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U.S. War On News Leaks Imperils Press Freedom

National News Politics

U.S. War On News Leaks Imperils Press Freedom


Washington (AFP) – The war on news leaks by President Barack Obama’s administration is becoming a threat to press freedom and democracy, a media watchdog group said Thursday.

The Committee to Protect Journalists, in a report based on interviews with dozens of news professionals, said the U.S. leader’s actions sharply contradict his promise of transparency and open government.

The report on the United States is unusual for the press freedom group, which has this year completed investigations on Burma, China, Egypt, Iran, Pakistan, and Tanzania.

The only time the United States has been the subject of a CPJ report was 19 years ago, in a study on attacks on immigrant journalists.

CPJ executive director Joel Simon said the group decided to investigate U.S. press freedom “because journalists told us that the relationship with the administration had deteriorated to the point where it makes it difficult for them to do their job.”

Former Washington Post executive editor Leonard Downie, author of the report, said he learned that “administration officials and employees are increasingly afraid to talk to the press” due to heightened scrutiny of leaks.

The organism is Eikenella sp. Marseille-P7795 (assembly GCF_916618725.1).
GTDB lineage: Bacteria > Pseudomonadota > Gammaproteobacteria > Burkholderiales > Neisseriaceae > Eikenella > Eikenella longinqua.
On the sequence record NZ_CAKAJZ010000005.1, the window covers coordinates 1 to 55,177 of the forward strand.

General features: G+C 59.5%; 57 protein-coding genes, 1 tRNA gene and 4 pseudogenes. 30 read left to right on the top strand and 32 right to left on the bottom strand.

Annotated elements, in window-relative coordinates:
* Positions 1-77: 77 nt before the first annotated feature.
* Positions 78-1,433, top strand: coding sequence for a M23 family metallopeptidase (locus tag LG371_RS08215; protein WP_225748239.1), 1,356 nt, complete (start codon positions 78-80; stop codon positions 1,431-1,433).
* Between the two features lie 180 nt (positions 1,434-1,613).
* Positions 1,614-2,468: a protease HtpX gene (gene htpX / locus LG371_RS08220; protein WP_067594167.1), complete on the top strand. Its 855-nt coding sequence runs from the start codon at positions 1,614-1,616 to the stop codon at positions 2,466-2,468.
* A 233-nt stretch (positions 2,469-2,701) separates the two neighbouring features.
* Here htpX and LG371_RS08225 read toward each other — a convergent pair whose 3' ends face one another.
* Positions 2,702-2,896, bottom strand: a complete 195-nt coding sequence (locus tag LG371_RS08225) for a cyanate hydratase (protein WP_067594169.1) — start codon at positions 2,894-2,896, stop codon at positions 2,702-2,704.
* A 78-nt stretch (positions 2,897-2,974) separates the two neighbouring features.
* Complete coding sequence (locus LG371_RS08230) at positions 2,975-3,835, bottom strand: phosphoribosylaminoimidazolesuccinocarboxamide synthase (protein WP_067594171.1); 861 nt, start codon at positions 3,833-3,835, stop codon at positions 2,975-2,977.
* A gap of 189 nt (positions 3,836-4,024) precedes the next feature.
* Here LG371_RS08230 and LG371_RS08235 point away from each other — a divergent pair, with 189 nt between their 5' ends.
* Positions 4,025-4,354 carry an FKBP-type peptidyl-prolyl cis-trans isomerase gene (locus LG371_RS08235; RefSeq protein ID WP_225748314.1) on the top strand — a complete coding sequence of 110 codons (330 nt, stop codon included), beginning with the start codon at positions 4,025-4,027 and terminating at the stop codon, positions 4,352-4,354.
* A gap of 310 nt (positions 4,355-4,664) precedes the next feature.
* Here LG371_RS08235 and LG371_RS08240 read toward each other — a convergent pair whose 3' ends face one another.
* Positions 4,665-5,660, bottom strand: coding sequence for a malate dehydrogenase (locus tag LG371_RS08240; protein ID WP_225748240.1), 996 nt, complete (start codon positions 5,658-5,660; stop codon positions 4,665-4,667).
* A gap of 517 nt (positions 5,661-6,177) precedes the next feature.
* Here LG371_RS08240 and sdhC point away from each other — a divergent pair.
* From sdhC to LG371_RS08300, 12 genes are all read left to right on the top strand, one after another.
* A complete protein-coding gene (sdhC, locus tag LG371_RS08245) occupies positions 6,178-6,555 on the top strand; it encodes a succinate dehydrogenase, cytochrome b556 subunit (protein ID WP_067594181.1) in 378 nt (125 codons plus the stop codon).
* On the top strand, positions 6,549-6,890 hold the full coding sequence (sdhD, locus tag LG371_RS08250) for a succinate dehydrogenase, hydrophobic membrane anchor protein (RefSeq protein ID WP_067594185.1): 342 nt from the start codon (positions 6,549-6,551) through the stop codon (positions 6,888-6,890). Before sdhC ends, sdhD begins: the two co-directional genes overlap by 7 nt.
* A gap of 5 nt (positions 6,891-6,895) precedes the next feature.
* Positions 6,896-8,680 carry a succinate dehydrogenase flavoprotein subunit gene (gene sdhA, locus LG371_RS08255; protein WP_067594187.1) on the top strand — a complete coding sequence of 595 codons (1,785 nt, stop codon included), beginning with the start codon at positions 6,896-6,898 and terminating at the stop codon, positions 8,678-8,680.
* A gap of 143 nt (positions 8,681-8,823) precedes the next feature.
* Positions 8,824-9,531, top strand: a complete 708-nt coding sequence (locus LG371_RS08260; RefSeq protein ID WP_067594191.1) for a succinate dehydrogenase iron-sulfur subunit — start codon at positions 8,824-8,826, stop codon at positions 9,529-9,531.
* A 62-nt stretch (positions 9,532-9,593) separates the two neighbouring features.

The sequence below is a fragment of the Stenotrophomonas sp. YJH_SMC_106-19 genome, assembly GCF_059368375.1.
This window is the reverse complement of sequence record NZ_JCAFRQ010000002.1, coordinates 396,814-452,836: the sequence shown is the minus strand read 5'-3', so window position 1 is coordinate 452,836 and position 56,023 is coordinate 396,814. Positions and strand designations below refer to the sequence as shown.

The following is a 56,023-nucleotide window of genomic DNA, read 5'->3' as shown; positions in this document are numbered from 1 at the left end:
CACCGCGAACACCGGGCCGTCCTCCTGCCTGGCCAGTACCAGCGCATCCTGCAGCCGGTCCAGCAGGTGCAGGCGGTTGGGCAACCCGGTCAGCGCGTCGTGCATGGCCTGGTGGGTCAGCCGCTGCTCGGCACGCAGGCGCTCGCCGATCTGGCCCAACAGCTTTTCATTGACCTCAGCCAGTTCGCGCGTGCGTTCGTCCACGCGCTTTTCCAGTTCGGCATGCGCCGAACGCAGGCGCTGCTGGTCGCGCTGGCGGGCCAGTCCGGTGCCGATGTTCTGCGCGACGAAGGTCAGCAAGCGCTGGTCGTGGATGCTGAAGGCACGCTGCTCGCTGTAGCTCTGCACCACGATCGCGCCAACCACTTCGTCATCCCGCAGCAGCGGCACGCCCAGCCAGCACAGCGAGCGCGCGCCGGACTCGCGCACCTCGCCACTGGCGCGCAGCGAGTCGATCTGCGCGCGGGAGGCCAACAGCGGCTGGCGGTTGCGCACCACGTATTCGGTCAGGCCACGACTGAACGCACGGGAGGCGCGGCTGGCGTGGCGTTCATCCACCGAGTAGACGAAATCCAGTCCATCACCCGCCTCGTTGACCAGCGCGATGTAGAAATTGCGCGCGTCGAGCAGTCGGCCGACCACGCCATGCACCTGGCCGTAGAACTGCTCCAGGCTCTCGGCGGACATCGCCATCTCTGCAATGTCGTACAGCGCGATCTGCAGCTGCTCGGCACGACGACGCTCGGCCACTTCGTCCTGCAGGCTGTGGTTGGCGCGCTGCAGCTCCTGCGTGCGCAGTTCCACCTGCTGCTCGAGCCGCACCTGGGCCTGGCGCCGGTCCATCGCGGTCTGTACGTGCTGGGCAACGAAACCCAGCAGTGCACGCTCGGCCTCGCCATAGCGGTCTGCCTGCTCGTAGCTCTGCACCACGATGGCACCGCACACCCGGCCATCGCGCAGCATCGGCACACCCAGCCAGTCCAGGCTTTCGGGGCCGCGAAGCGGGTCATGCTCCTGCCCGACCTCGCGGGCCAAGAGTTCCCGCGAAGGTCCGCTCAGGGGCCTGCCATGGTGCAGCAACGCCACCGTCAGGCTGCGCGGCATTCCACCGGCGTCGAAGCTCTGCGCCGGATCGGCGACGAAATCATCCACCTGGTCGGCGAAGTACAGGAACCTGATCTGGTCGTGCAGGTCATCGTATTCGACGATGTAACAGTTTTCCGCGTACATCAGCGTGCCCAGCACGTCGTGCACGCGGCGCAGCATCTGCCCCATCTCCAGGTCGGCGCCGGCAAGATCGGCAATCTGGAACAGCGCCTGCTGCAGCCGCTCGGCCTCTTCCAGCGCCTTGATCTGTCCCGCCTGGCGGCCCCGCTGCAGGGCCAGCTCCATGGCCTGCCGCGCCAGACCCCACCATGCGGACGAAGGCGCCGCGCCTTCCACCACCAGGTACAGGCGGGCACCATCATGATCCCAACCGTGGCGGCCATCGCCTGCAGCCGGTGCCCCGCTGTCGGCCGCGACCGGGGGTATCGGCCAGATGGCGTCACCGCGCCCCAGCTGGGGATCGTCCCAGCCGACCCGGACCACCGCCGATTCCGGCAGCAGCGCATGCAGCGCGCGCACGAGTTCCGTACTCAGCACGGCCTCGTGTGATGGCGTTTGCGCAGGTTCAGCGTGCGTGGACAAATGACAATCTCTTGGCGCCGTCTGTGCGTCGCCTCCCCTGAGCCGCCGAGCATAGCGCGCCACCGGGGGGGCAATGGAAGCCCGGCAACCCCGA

He said this is in large part due to efforts to prosecute six government employees and two contractors — including former National Security Agency contractor Edward Snowden — under the 1917 Espionage Act.

Downie said this was a chilling use of a law, used “only in three previous cases in the past nine decades.”

Downie, now a professor of journalism at Arizona State University, said Obama has failed to live up to his pledge to make his administration the most transparent in American history.

Downie added that the Obama administration’s “war on leaks and other efforts to control information are the most aggressive I’ve seen since the Nixon administration, when I was one of the editors involved in The Washington Post’s investigation of Watergate.”

He said the 30 experienced Washington journalists he interviewed for the report at a variety of news organizations “could not remember any precedent.”

Downie noted that the policies are also harmful to U.S. efforts to promote press and Internet freedom around the world.

Highlighted in the report is the use of the Espionage Act to crack down on news leaks. This was used to prosecute Stephen Jin-Woo Kim, a State Department contract analyst who disclosed information about North Korea’s nuclear plans to a Fox News reporter.

1 Comment

  1. Dave October 12, 2013

    Bullcrap. Preventing national security breaches is not endangering anyone’s freedom if that person is not violating the law. No government employee or official has a right to leak. When one applies for and is granted a security clearance, one is amply briefed and made painfully aware that it’s a felony to disseminate national security secrets. The fact that past administrations were lax in enforcing security is no excuse.


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